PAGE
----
EVGA Nu Audio PCIe Sound Card Review: True Hi-Fi

Subject: General Tech
Manufacturer: EVGA

Dedicated 2-Channel Sound

In the audio realm something pretty special happens when you have the right mix of source material, digital-to-analog conversion, amplification, and transducers (headphones or loudspeakers). And I am just talking about stereo, as 2-channel audio has the potential to immerse as deeply, and even more so, than 3D positional audio can; but it does take more care in overall setup. Enter EVGA, a company famous for its video cards, power supplies, motherboards, etc., and no stranger to diversification in the enthusiast PC community. And while EVGA in recent years has expanded their offering to include cases, coolers, and even laptops, they have never attempted a dedicated sound solution - until now.

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Coming as a surprise as the featured product in their suite at CES 2019, EVGA’s introduction of the Nu Audio card was exciting for me as an audio enthusiast, and this is really an enthusiast-level card based on the pricing of $249 ($199 for EVGA ELITE members). The Nu Audio is an all-new, designed from the ground up sound card with a true hi-fi pedigree and a stated goal of high-quality stereo sound reproduction. Just hearing the words “two channel” in relation to the computer audio was music to my ears (literally), and to say I was intrigued would be an understatement. I will try to temper my enthusiasm and just report the facts here; and yes, I understand that this is expensive for this market and a product like this is not for everyone.

The Nu Audio was created in partnership with Audio Note, a UK-based hi-fi component maker with a solid reputation and a philosophy that emphasizes component selection and material quality. In breaking down the components selected for the Nu Audio card it is evident that a high level of care went into the product, and it is the first time that I am aware of a computer sound card having this much in common with dedicated audiophile components.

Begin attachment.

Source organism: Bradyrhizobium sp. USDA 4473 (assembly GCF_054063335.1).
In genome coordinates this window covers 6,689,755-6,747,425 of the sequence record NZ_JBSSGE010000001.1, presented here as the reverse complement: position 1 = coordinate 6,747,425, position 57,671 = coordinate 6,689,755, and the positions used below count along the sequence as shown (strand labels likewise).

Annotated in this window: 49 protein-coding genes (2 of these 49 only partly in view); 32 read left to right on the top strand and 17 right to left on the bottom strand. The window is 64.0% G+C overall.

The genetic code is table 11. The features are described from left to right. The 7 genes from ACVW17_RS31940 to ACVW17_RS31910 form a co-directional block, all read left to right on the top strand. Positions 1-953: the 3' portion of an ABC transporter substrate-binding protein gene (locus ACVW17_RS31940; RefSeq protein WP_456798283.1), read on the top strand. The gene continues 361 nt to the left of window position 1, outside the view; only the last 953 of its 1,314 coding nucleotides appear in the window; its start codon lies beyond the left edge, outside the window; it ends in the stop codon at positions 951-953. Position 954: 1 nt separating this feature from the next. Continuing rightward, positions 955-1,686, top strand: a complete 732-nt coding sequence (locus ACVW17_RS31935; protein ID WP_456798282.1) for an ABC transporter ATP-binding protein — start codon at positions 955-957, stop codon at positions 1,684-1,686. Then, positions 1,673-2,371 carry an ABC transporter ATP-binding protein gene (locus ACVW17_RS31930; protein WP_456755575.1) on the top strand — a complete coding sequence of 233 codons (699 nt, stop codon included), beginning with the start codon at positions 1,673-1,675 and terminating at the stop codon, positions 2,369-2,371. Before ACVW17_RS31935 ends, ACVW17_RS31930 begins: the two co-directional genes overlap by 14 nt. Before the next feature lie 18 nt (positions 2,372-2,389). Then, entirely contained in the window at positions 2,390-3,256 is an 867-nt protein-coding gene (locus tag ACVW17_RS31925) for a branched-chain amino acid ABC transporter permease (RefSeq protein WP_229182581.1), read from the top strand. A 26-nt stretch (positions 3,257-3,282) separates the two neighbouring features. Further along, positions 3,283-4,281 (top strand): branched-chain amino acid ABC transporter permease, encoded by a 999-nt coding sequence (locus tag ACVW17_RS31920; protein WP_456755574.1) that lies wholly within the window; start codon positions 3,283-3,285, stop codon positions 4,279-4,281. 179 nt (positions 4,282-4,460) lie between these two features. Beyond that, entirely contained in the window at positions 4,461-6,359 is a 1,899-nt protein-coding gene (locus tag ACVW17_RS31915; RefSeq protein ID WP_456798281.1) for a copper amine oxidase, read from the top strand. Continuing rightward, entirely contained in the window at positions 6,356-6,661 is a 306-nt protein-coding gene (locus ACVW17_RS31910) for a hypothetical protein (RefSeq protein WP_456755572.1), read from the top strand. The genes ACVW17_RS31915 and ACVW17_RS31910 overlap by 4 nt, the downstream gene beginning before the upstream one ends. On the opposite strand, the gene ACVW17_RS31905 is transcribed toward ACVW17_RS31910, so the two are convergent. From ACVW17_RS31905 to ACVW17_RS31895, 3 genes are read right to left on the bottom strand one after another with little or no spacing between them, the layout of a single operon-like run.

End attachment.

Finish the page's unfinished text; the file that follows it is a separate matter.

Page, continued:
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Of course component choices are irrelevant if the Nu Audio doesn’t sound any better than what users already have, and proving the value of a quality 2-channel experience can be tricky as it generally requires the user to provide both source material and headphones (or amplifier/speakers) of sufficient quality to hear a difference.

Continue reading our review of the EVGA Nu Audio PCIe sound card!

Before we move on here are the specifications from EVGA:

Premium Components

  • DAC: AKM AK4493
  • ADC: AKM AK5572
  • OP-AMP (Headphone): ADI OP275
  • OP-AMP (Line Out): ADI AD8056
  • Capacitors: WIMA, Audio Note(UK), Nichicon
  • Power Regulators: Texas Instruments TPS7A47/TPS7A33 ultralow-noise power solution


  • Audio DSP: XMOS xCORE-200
  • Native DSD Support (up to x256)
  • Output Configuration:
    • 2 Channel (Analog)
    • 5.1 Channel (Digital via S/PDIF)
  • Dynamic Range (DNR) / Signal-to-Noise (SNR):
    • 123dB (Stereo Playback)
    • 121dB (Line-In Recording)
  • Playback Format:
    • Up to 384kHz, 32bit (Stereo)
    • Up to 192kHz, 24bit (Optical)